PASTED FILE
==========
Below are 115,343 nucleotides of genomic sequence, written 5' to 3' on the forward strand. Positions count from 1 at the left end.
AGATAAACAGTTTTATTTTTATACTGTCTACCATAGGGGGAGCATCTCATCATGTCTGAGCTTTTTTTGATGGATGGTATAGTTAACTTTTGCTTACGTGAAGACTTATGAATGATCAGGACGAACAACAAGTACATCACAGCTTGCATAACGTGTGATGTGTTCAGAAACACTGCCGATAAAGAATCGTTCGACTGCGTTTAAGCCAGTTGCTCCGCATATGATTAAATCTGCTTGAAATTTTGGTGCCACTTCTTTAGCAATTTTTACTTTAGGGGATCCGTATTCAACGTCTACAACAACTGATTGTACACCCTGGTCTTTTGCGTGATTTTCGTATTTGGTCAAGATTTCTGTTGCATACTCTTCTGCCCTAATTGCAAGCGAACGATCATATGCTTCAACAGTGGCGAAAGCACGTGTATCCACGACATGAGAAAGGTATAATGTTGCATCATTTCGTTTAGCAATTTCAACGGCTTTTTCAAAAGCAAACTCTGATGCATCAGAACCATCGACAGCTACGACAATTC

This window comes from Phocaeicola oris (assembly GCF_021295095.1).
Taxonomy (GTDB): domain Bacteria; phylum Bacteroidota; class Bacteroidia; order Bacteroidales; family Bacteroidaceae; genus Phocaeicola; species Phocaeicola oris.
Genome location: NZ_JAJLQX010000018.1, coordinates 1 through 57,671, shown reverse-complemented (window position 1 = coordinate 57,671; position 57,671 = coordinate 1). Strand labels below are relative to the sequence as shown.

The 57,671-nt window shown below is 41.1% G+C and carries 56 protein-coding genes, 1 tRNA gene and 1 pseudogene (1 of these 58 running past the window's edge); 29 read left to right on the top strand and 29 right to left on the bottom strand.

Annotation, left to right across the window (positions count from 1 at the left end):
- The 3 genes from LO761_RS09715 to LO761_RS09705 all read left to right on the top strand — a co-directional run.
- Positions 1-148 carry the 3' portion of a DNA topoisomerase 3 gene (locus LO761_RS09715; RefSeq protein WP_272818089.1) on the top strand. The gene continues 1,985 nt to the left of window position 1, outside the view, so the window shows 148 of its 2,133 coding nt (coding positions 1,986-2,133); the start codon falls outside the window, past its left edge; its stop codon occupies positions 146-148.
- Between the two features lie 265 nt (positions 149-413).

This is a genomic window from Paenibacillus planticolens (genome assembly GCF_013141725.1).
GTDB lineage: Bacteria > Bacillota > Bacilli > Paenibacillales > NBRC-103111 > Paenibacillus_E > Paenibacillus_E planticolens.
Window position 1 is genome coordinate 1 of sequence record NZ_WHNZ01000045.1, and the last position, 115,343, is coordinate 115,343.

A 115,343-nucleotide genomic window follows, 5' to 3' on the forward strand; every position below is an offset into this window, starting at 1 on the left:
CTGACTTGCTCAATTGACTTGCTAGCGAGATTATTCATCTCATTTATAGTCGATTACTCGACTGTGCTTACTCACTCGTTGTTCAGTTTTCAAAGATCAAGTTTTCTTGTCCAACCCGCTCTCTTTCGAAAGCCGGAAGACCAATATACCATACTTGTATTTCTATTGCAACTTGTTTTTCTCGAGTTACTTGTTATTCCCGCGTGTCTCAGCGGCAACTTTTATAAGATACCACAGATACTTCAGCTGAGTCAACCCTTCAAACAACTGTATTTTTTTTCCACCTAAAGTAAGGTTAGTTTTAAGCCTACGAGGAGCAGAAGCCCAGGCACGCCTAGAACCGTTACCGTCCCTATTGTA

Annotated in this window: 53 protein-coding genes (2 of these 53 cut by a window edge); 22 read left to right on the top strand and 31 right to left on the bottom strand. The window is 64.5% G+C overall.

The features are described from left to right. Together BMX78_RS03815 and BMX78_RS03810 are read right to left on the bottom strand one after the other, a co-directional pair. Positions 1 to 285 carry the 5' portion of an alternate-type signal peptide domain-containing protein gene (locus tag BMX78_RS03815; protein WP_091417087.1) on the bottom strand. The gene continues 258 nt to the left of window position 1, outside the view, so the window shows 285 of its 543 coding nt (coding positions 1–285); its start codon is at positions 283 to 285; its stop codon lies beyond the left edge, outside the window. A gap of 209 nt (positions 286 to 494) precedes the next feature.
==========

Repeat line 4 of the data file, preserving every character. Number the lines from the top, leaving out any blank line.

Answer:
Taxonomy (GTDB): domain Bacteria; phylum Bacteroidota; class Bacteroidia; order Bacteroidales; family Bacteroidaceae; genus Phocaeicola; species Phocaeicola oris.